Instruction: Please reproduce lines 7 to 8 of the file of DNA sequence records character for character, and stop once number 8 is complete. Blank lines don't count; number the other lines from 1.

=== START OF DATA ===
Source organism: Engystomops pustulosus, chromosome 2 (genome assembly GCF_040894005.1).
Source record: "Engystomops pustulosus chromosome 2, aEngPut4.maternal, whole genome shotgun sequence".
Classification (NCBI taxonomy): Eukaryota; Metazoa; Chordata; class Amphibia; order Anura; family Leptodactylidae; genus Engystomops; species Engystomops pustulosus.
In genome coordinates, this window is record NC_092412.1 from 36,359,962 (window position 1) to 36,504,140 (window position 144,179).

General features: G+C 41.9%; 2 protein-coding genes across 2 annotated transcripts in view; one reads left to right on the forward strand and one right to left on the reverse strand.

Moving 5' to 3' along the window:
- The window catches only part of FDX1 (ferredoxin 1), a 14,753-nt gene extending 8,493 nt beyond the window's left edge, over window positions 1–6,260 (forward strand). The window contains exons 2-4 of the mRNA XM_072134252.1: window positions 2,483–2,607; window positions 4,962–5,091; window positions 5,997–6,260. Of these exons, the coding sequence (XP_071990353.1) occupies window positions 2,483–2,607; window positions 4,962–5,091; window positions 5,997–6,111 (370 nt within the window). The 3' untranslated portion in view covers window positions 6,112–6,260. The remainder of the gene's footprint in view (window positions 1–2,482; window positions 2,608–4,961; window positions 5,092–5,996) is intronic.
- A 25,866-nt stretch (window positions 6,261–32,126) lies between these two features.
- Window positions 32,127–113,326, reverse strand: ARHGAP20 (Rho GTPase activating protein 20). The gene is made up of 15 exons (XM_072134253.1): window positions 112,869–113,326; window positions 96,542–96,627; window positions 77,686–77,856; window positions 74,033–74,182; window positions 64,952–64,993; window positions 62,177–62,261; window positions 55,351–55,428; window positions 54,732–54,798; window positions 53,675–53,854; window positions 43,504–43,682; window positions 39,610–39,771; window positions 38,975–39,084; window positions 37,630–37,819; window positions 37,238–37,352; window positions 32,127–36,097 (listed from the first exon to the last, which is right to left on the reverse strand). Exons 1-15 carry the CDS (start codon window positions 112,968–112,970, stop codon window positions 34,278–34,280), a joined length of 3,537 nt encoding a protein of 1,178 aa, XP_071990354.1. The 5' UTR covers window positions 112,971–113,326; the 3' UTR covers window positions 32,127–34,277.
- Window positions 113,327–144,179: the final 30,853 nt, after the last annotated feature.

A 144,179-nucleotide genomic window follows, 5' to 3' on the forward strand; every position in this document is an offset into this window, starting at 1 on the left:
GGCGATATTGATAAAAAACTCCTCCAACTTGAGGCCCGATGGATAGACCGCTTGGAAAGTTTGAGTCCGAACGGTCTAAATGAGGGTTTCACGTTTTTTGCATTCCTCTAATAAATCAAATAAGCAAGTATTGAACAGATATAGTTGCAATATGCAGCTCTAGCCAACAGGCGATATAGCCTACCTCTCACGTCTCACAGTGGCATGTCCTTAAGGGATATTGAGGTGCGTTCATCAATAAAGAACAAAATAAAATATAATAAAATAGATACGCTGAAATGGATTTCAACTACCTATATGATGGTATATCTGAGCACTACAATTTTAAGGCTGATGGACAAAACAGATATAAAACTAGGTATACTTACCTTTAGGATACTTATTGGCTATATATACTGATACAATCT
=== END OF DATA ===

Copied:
- The window catches only part of FDX1 (ferredoxin 1), a 14,753-nt gene extending 8,493 nt beyond the window's left edge, over window positions 1–6,260 (forward strand). The window contains exons 2-4 of the mRNA XM_072134252.1: window positions 2,483–2,607; window positions 4,962–5,091; window positions 5,997–6,260. Of these exons, the coding sequence (XP_071990353.1) occupies window positions 2,483–2,607; window positions 4,962–5,091; window positions 5,997–6,111 (370 nt within the window). The 3' untranslated portion in view covers window positions 6,112–6,260. The remainder of the gene's footprint in view (window positions 1–2,482; window positions 2,608–4,961; window positions 5,092–5,996) is intronic.
- A 25,866-nt stretch (window positions 6,261–32,126) lies between these two features.